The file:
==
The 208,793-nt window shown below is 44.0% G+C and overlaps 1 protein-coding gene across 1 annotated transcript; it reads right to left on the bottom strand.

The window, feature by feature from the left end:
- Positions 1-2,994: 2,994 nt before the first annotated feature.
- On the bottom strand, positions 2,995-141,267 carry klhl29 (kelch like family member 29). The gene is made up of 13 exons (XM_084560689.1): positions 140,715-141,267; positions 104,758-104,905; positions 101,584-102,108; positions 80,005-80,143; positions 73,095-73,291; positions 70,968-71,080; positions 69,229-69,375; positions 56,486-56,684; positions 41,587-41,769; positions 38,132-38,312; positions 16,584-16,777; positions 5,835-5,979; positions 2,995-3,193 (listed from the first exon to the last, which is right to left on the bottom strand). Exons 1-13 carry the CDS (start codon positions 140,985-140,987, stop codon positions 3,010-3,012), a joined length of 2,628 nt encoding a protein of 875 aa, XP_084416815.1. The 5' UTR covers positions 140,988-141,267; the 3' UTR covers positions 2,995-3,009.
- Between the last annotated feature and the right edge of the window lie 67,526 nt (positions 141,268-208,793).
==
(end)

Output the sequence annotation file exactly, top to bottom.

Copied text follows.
The 208,793-nt window shown below is 44.0% G+C and overlaps 1 protein-coding gene across 1 annotated transcript; it reads right to left on the bottom strand.

The window, feature by feature from the left end:
- Positions 1-2,994: 2,994 nt before the first annotated feature.
- On the bottom strand, positions 2,995-141,267 carry klhl29 (kelch like family member 29). The gene is made up of 13 exons (XM_084560689.1): positions 140,715-141,267; positions 104,758-104,905; positions 101,584-102,108; positions 80,005-80,143; positions 73,095-73,291; positions 70,968-71,080; positions 69,229-69,375; positions 56,486-56,684; positions 41,587-41,769; positions 38,132-38,312; positions 16,584-16,777; positions 5,835-5,979; positions 2,995-3,193 (listed from the first exon to the last, which is right to left on the bottom strand). Exons 1-13 carry the CDS (start codon positions 140,985-140,987, stop codon positions 3,010-3,012), a joined length of 2,628 nt encoding a protein of 875 aa, XP_084416815.1. The 5' UTR covers positions 140,988-141,267; the 3' UTR covers positions 2,995-3,009.
- Between the last annotated feature and the right edge of the window lie 67,526 nt (positions 141,268-208,793).